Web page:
Almost as soon as it happened last Thursday, nearly every economist in the world started asking — just why, after three years of maintaining a currency floor for the Swiss franc, did the Swiss National Bank suddenly declare that it would no longer intervene in currency markets to keep the franc‘s value artificially low?
The truth is that we won’t fully know until Thursday, when the European Central Bank is expected to announce a bond-buying scheme that ECB president Mario Draghi has been pushing for months — according to reports, a €550 billion program that amounts to Europe’s first major attempt at introducing quantitative easing into its monetary policy as the threat of deflation creeps across the eurozone. But it’s becoming clearer that the two events are related.
Draghi’s announcement that Europe will join the Bank of England, the US Federal Reserve and the Bank of Japan by dipping its toes into the waters of quantitative easing almost certainly forced the SNB’s hand last week. The looming ECB decision set into motion a set of domino actions throughout the world, starting with the SNB’s decision last week, which in turn caused a mini-crisis in Poland, where nearly half of the country’s mortgages are denominated in francs. It’s essentially the first major political challenge for Poland’s new prime minister Ewa Kopacz, who succeeded Donald Tusk last year when he became the president of the European Council. Kopacz faces a tough election hurdle in elections that must be held this year before October.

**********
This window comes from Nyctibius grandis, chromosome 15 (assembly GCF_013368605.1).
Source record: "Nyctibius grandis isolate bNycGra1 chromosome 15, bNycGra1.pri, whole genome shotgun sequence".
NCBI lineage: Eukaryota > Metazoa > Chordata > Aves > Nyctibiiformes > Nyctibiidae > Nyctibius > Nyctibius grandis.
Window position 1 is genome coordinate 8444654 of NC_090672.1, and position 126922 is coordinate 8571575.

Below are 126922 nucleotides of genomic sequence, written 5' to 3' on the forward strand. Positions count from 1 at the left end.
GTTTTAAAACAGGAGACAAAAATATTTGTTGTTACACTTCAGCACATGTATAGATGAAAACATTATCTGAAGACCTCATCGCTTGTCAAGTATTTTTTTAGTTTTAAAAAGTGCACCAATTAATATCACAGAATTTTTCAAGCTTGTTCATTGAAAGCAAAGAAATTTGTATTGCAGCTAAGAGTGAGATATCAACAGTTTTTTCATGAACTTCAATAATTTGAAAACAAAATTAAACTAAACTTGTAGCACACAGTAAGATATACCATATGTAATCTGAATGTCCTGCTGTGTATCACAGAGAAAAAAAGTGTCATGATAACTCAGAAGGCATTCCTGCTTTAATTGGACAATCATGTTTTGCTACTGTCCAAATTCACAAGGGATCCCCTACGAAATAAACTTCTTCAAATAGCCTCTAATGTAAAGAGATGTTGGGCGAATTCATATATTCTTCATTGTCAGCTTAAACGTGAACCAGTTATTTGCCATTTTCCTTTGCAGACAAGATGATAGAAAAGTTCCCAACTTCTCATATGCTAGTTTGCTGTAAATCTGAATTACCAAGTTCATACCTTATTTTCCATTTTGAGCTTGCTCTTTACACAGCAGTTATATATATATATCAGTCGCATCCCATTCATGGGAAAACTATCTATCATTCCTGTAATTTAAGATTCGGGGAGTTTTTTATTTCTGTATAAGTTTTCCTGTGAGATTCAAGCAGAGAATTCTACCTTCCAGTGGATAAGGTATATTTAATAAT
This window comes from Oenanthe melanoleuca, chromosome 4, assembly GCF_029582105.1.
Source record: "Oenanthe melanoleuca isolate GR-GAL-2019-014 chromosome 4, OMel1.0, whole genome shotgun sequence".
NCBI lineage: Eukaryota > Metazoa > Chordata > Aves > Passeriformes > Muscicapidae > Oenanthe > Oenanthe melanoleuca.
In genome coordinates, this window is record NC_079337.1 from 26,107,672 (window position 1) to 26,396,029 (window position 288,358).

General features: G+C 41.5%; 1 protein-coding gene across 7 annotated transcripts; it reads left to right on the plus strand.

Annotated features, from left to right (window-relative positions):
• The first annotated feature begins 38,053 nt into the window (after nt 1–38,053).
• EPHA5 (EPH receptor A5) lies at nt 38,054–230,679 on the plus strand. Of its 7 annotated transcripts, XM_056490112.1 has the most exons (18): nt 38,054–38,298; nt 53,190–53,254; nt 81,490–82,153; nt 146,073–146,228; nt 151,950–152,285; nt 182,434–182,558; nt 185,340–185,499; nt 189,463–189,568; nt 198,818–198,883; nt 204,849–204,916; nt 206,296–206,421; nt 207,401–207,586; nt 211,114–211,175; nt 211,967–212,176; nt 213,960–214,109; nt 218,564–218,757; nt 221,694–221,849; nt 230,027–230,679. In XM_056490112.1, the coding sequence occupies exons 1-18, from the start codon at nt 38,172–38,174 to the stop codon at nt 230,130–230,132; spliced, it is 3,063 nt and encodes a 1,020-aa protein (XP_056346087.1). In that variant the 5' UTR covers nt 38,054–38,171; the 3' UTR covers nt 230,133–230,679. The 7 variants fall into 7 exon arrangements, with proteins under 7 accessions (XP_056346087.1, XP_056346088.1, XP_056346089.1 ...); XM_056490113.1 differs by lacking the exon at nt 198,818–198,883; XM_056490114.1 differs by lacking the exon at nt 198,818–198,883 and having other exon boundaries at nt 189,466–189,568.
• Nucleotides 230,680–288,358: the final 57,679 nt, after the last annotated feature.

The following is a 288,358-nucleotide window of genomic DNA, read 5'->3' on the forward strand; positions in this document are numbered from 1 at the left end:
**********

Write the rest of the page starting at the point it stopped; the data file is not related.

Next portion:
Meanwhile, Denmark is now under pressure, too, with its central bank forced to lower interest rates in the face of speculation that, like Switzerland, it might be forced to abandon its permanent policy of pegging the Danish krone to the euro, under which the krone trades within a 2.25% band of a rate of 7.46 krone to the euro.
Suffice it to say we’ll know a lot more in 24 hours. For now, we’ve had almost a week to piece together our best understanding of the Swiss bombshell.